Alabama Attorney General Steve Marshall takes issue with multi-state lawsuit to keep 3D-printed gun plans off the internet
Alabama Attorney General Steve Marshall is taking issue with a multi-state lawsuit that challenges the legality of 3D-printed gun plans being sold online.
Last week, Texas company Defense Distributed was set to upload designs of 3D-printed guns for the public to buy and download. This came after a Department of Justice settlement with the firm in April paved the way for publication of the designs online.
But on July 31, a day before the planned launch, a federal judge in Seattle temporarily blocked the release of the plans after seven states and Washington, D.C. sued the company and President Trump’s State Department.
Since then, twelve additional states have joined the court battle to stop the gun plans from being sold online, a preliminary injunction hearing has been scheduled for August 21 and the temporary restraining order has been extended until August 28.
Alabama is not on the list of nineteen states suing to prohibit the gun plans from being uploaded and sold.
“Attorney General Marshall has concerns with the lawsuit … and the resulting court action,” Mike Lewis, Communications Director for Alabama’s Office of the Attorney General, said in a statement to Yellowhammer News.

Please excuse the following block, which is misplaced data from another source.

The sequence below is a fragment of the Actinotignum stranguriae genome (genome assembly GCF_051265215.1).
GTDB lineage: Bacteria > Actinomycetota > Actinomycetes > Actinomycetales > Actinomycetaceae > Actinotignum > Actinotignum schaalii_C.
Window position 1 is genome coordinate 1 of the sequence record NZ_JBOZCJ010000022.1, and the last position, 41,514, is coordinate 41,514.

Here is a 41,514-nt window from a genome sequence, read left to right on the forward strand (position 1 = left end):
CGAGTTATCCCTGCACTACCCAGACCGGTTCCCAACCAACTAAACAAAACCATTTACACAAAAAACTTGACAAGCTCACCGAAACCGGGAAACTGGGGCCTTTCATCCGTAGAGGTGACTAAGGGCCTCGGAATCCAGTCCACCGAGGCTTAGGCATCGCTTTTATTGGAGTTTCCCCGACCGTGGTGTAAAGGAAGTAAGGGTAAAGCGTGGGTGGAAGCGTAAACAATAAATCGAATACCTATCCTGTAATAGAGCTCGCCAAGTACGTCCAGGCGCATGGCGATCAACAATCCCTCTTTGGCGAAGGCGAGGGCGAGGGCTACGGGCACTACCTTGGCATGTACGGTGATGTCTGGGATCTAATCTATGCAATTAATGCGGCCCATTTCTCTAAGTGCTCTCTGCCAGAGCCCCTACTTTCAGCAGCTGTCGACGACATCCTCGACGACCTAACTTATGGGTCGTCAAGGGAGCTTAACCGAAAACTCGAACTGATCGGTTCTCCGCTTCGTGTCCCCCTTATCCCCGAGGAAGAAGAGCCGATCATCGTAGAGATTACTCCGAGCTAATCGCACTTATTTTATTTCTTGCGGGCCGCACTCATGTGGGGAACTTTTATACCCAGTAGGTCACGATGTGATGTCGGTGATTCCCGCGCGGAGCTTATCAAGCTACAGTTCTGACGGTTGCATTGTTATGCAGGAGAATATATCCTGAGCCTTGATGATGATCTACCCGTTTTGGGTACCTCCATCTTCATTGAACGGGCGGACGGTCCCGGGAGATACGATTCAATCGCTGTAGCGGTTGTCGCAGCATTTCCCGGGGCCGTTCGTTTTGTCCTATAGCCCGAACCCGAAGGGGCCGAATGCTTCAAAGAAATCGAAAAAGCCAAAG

Only one Republican has joined the nationwide lawsuit — Colorado’s Attorney General Cynthia Coffman, who is leaving office after mounting an unsuccessful run to be that state’s next governor.
Besides Colorado, Washington, Connecticut, Maryland, New Jersey, New York, Oregon, California, Delaware, Hawaii, Illinois, Iowa, Minnesota, North Carolina, Rhode Island, Vermont, Virginia, Massachusetts, Pennsylvania and the District of Columbia are suing.
“In addition to the significant First and Second Amendment concerns at issue in this case, the Attorney General remains skeptical of the uptick in policy-driven nationwide injunctions being issued by activist federal judges around the country,” Lewis added.
This echoes the admonitions made Monday by Attorney General Jeff Sessions in an unrelated case about illegal immigration.
“The judicial branch has no power to eviscerate the lawful directives of Congress—nor to enjoin the executive branch from enforcing such mandates,” Sessions stated, via The Hill. “We have recently witnessed a number of decisions in which courts have improperly used judicial power to steer, enjoin, modify, and direct executive policy.”
Does Alabama Attorney General Marshall believe that these plans should be allowed to be sold and downloaded online? And on the flip side of that coin, should Alabamians be allowed to purchase and download the plans and then manufacture 3D guns?
“Attorney General Marshall’s non-participation in the lawsuit speaks for itself,” Lewis responded.
Sean Ross is a staff writer for Yellowhammer News. You can follow him on Twitter @sean_yhn